V MALOUF STUDIO | Design Strategist & Experience Specialist


The Michaels Jordan of Improv

Paul F. Thompkins, Beverly Ginsberg (Jamie Denbo), Angela Kinsey, Paget Brewster, and Ronna Glickman (Jessica Chaffin) on stage at the Upright Citizens Brigade

Paul F. Thompkins, Beverly Ginsberg (Jamie Denbo), Angela Kinsey, Paget Brewster, and Ronna Glickman (Jessica Chaffin) on stage at the Upright Citizens Brigade

I described seeing Ronna and Beverly on stage like seeing the Beatles. I haven't been that excited to see a live show since college, when Arcade Fire played a tiny little venue in Houston call Mary Jane Fat Cat in 2004. First, they make you wait outside in a line, while things are moved around onstage and talent is located. Having worked in theatre in Chicago this whole lining up outside business was not a little bit annoying, especially since the new Upright Citizens Brigade on Sunset does have a proper lobby space for people to mill about and chat. However, once I got inside all I could think about was seeing Ronna Glickman and Beverly Ginsberg (née Kahn) get beautifully weird in front of a small crowd of their biggest fans.

I've been listening to the Ronna and Beverly podcast since it debuted in 2012. These days it ranks alongside 30 Rock and Mr. Show as one of my topmost-favorite-of-all-time comedy things. When their podcast comes out every two weeks (egads, my friends, they are thinking of going weekly!!) I always feel a rush of Christmas-morning glee. But like my other favorite things, Ronna and Beverly are more than funny. Peel back their character work and perfect technique, so skillful that I've never seen anyone else even attempt something like it, and what you get is a story of two old friends. Certainly, they are ruthlessly mean to each other. Ronna often points out what a classless boob Beverly is, and Beverly never misses an opportunity to remind everyone that Ronna's husband is dead. But you only get to do that--and recover--with someone you really love. And no matter how pants-wettingly funny they can be, the real payoff is an exquisitely extreme portrait of friendship.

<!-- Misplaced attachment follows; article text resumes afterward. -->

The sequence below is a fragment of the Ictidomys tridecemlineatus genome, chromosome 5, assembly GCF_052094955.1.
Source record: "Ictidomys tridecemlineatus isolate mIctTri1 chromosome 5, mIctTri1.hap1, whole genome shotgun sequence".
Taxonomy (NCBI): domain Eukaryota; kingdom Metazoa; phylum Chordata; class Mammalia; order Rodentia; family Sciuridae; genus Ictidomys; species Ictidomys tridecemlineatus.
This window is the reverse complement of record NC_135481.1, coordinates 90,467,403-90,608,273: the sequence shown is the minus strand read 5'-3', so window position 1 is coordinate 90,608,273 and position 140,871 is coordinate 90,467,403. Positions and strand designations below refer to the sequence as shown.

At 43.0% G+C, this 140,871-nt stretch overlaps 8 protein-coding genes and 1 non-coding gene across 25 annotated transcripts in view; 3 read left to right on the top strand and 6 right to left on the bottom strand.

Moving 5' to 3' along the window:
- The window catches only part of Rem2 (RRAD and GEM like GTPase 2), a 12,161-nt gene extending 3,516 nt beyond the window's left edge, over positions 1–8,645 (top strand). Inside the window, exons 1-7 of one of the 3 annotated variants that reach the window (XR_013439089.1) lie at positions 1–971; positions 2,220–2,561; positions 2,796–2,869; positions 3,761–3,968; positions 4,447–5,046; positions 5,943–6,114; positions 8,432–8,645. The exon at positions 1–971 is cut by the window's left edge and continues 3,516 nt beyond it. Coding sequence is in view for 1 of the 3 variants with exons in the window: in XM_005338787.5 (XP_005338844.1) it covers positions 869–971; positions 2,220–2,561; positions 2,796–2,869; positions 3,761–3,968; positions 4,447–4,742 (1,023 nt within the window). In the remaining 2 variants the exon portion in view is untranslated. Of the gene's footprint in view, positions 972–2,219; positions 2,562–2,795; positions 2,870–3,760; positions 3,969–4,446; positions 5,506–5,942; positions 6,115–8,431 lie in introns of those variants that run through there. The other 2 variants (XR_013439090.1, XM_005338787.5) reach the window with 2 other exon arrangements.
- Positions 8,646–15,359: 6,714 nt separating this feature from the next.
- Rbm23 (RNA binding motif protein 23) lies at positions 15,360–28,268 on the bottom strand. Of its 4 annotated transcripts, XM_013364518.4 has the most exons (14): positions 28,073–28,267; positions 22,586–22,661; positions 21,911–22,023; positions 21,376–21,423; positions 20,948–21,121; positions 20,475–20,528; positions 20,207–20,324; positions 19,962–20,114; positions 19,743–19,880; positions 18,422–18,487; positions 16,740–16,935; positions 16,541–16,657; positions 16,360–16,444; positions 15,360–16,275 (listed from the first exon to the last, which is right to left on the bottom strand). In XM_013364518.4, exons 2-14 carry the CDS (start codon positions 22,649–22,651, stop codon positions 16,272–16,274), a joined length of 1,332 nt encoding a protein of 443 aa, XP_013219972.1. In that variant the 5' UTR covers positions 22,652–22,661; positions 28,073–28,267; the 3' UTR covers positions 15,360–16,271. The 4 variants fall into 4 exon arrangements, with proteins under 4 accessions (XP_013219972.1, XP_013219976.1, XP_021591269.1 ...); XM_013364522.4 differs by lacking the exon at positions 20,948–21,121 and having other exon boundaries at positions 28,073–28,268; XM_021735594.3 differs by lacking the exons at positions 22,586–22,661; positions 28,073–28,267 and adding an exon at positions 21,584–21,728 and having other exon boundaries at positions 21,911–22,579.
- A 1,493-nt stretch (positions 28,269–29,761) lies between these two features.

So at the top of 2017 I still hadn't seen them live. I had heard their live shows, but never managed to time my visits to LA to coincide with one of their much-loved performances. Finally, when I heard they were back in LA this February, I drew a line in the sand. I planned a trip around seeing them. And let me tell you, was it ever worth it. Their live shows differ considerably from the podcasts, which are subtle, and can go long stretches without anything exactly resembling a "joke." On stage their artistry is blindingly obvious. Jessica Chaffin shows her effortless ability to provide structure and coherence while Jamie Denbo--a quicker mind I've never seen--pulls off one high-wire trick after another.

I dragged my best friend along to the show, someone who had heard the podcast but didn't find them especially funny. I was a little worried. But he laughed along with the rest of us, and after the show confirmed that it was probably the best improv he'd seen. Granted, I felt a bit of satisfaction, but what Ronna and Beverly have come to mean for me actually surpasses comedy. Ronna, for all her snobbish blathering and puffed-chest bragging, is a comforting voice. She has seen something of the world and always makes it feel a bit more reasonable. I realized after the election of Donald Trump that what I really wanted to hear was her say everything was going to be ok. I didn't quite get that, although they did release a much needed post-election special podcast. But it was darn close. They should put her on CNN. Like all truly great comedy, Jessica Chaffin and Jamie Denbo offer a new way to see the world. Luckily for us all, it is a beautifully crackpot vision, and one that continues to make my life better.